Didn’t make it to The Australasian Fundraising Conference (affectionately known as ‘F&P) this year? Not to worry. We were there and we’ve done the legwork. Even if you attended too, you’ve probably forgotten what you heard. Here are our Top 6 takeouts from Day 1. You’re welcome.
By all means test but don’t overdo it
Testing is a good thing but most tests are not very useful because they’re not done properly. Plus, everything has already been tested already by someone with a much bigger database than you.
The bad news, Georgina King of More Strategic tells us, is that things which have been tested before and shown to work (or not) time and time again no longer hold. So if it works for you, keep doing it. If not, move on.
The good news is; no conclusive result is still a result. And it’s fine if you’re testing something (e.g. letter length, logos on outer envelopes) to prove a point but not if it wastes time and resources.
Let’s face it – in light of the above, it’s probably cheaper and easier to just pinch a slide from Pareto Fundraising’s Fiona McPhee’s presentation and show that to your board.
Branding and fundraising CAN mix
As long as the same person is in charge of both, if the entertaining presentation by Peter Loveridge from St John New Zealand is anything to go by. He showed us that by intelligently leveraging your brand values (and we’re not talking fonts and PMS colours here) you can build effective campaigns that engage, inspire – and bring in the big bucks. As Peter would say: “Boom”.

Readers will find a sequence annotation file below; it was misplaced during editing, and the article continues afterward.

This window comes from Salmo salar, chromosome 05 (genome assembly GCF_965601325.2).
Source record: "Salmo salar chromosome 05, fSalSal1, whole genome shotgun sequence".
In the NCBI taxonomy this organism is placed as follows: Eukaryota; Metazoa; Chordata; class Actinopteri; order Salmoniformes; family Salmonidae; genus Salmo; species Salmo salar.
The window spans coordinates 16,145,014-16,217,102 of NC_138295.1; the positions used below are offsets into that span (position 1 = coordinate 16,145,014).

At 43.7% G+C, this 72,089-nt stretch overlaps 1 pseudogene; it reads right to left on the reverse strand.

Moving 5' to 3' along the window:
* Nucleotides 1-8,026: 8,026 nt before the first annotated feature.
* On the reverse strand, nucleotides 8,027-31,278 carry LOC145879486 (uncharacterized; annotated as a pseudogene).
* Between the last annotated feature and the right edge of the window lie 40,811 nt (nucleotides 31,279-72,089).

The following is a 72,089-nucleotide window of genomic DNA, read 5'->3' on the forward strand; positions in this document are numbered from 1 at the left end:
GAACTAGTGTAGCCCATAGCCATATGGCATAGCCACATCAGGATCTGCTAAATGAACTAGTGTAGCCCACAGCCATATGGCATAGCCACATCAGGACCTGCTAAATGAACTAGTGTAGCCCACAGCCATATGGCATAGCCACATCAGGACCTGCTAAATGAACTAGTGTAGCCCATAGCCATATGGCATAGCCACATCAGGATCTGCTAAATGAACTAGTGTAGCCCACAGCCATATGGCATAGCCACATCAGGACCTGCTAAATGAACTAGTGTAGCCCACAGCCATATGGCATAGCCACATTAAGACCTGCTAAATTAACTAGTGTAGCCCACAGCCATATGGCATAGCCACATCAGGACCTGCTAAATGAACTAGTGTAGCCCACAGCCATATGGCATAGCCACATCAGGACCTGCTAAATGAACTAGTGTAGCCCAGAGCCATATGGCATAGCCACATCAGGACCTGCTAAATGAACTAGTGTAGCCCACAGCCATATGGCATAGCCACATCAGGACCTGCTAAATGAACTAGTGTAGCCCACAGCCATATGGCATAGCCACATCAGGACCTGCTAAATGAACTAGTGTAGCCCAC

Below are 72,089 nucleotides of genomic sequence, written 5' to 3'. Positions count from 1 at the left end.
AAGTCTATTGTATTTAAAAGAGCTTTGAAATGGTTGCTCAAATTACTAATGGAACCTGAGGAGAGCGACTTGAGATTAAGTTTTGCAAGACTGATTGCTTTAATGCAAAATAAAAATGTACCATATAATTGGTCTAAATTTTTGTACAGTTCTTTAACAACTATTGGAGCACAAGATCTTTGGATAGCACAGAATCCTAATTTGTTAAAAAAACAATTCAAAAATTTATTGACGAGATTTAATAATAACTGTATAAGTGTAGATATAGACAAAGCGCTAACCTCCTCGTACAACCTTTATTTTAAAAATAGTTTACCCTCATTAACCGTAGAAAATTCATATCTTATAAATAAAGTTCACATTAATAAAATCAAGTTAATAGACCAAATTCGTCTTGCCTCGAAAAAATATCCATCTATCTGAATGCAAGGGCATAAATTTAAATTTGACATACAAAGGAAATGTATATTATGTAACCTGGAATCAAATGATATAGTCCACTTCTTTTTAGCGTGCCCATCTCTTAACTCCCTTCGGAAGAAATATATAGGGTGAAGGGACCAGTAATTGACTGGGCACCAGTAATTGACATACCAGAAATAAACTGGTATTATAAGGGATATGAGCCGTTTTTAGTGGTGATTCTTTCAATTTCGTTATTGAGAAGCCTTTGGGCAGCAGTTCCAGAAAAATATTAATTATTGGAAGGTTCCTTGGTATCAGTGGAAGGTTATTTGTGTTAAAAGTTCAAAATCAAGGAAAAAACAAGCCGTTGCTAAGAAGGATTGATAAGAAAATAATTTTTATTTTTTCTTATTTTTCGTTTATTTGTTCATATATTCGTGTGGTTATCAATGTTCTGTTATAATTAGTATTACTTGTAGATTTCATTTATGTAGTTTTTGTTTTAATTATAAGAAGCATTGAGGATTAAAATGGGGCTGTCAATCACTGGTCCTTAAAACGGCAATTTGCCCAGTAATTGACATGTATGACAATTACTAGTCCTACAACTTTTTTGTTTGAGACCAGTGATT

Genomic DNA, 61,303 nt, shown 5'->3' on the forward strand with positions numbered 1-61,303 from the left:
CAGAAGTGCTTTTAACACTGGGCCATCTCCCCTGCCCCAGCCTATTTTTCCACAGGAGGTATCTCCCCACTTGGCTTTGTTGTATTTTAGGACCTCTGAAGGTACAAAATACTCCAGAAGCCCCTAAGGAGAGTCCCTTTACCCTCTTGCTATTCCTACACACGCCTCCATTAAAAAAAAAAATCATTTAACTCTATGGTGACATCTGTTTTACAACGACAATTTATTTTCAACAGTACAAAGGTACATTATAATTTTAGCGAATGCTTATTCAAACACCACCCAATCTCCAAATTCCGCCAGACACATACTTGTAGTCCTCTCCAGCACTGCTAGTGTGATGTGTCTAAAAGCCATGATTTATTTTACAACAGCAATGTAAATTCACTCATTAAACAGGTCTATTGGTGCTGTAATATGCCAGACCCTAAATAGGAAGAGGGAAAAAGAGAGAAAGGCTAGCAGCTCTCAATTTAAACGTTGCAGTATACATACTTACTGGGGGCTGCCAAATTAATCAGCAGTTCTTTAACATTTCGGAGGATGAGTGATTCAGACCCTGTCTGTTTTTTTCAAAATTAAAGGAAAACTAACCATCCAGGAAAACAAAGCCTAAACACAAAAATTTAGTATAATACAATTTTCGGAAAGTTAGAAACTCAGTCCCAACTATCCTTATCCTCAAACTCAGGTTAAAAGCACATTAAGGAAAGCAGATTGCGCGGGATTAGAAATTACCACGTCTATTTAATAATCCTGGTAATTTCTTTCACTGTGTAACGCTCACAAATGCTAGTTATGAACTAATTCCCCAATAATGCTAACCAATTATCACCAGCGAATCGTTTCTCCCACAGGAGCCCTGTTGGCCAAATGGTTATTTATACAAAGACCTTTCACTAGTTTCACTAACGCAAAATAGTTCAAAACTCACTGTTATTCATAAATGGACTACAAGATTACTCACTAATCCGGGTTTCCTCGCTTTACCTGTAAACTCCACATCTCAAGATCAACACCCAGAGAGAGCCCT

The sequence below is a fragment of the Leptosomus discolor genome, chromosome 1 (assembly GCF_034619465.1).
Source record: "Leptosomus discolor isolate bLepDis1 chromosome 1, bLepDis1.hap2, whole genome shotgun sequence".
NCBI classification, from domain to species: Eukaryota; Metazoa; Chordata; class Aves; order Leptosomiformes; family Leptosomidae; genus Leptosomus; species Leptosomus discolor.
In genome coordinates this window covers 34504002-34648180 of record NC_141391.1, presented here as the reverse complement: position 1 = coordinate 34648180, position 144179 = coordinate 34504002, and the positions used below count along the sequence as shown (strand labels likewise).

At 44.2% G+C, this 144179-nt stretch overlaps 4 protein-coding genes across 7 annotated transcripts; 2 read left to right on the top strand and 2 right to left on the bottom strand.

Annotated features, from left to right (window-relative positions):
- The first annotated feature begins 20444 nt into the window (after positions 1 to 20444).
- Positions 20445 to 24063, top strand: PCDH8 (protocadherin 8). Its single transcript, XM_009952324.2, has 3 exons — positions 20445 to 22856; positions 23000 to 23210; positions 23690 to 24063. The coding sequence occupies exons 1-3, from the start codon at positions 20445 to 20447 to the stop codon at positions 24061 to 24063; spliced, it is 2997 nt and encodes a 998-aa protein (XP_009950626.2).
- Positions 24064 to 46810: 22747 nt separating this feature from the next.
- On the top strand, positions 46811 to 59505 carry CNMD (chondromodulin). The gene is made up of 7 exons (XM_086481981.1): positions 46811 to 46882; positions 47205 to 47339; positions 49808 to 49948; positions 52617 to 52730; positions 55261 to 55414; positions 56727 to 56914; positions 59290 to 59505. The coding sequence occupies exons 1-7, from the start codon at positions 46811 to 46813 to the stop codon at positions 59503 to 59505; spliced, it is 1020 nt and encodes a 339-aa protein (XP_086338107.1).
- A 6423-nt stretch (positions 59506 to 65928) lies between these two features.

Two-step F2F cash to RG CAN work
Ruth Hicks thinks Amnesty International Australia might just be the first Aussie charity to attempt recruiting regular givers on the street by asking them for cash first, then converting them later. So far, it appears to be working a treat. Watch this space. (She spoke about a whole lot of other stuff that Amnesty is doing really well but so quickly I had trouble keeping up. Get in touch if you want to know more – she’ll probably share the preso with you if you ask nicely.)
Martin Paul does a very convincing Sean Triner impersonation
And Martin can get away with even more cheekiness because of his slightly posher English accent.
You can’t win the Great Debate pretending to be the Easter bunny
Yes, the bunny ears were very fetching and we all enjoyed the chocolate bribes but when a Canadian trumps you with ‘Trudeau is the world’s sexiest prime minister therefore donor psychology is not bollocks’ then I’m afraid it’s all over. That and something about snowflakes. Guess you had to be there.
Pareto drinks are more alcoholic than other drinks
And should come with a Surgeon General’s warning.
What were your key takeouts? Send us a tweet
F&P Day 2 to come tomorrow.